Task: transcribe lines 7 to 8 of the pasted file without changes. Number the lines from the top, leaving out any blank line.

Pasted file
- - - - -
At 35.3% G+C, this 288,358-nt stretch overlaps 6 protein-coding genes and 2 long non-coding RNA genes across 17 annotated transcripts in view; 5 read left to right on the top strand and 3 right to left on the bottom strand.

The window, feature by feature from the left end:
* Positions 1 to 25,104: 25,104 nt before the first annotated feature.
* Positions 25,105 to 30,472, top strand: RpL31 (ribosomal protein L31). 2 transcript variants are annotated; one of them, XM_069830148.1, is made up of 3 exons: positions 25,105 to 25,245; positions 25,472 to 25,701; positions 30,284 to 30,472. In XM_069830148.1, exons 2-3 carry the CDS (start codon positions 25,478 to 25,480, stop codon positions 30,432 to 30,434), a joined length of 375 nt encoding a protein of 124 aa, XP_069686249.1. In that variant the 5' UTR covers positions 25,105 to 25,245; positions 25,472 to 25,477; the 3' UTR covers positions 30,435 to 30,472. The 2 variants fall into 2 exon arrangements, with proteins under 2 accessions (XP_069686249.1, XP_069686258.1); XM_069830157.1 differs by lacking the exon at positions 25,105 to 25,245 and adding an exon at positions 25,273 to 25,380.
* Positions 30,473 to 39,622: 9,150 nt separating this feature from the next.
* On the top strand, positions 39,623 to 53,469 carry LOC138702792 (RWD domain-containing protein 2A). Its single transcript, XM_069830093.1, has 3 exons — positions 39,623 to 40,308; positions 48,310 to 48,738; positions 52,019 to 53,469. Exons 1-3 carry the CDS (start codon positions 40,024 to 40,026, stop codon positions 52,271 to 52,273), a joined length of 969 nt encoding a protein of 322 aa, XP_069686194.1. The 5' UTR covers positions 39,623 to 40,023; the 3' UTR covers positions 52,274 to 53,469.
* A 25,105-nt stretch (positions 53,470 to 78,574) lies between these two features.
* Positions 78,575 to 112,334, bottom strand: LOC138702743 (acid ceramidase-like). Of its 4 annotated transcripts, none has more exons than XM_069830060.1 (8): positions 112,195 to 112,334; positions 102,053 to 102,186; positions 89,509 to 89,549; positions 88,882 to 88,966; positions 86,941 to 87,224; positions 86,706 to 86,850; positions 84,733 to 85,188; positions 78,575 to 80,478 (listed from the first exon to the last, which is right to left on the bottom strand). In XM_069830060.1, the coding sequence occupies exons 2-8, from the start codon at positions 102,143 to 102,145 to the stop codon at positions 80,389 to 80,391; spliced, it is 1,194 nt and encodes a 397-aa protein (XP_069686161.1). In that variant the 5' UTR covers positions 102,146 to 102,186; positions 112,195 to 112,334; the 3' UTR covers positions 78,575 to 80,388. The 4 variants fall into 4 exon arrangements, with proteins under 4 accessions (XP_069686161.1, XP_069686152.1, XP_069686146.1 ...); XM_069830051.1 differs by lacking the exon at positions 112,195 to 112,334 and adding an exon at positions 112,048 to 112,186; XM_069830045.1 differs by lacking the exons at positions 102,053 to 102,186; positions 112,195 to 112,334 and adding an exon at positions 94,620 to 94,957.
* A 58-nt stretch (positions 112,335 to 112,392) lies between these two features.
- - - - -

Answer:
* A 25,105-nt stretch (positions 53,470 to 78,574) lies between these two features.
* Positions 78,575 to 112,334, bottom strand: LOC138702743 (acid ceramidase-like). Of its 4 annotated transcripts, none has more exons than XM_069830060.1 (8): positions 112,195 to 112,334; positions 102,053 to 102,186; positions 89,509 to 89,549; positions 88,882 to 88,966; positions 86,941 to 87,224; positions 86,706 to 86,850; positions 84,733 to 85,188; positions 78,575 to 80,478 (listed from the first exon to the last, which is right to left on the bottom strand). In XM_069830060.1, the coding sequence occupies exons 2-8, from the start codon at positions 102,143 to 102,145 to the stop codon at positions 80,389 to 80,391; spliced, it is 1,194 nt and encodes a 397-aa protein (XP_069686161.1). In that variant the 5' UTR covers positions 102,146 to 102,186; positions 112,195 to 112,334; the 3' UTR covers positions 78,575 to 80,388. The 4 variants fall into 4 exon arrangements, with proteins under 4 accessions (XP_069686161.1, XP_069686152.1, XP_069686146.1 ...); XM_069830051.1 differs by lacking the exon at positions 112,195 to 112,334 and adding an exon at positions 112,048 to 112,186; XM_069830045.1 differs by lacking the exons at positions 102,053 to 102,186; positions 112,195 to 112,334 and adding an exon at positions 94,620 to 94,957.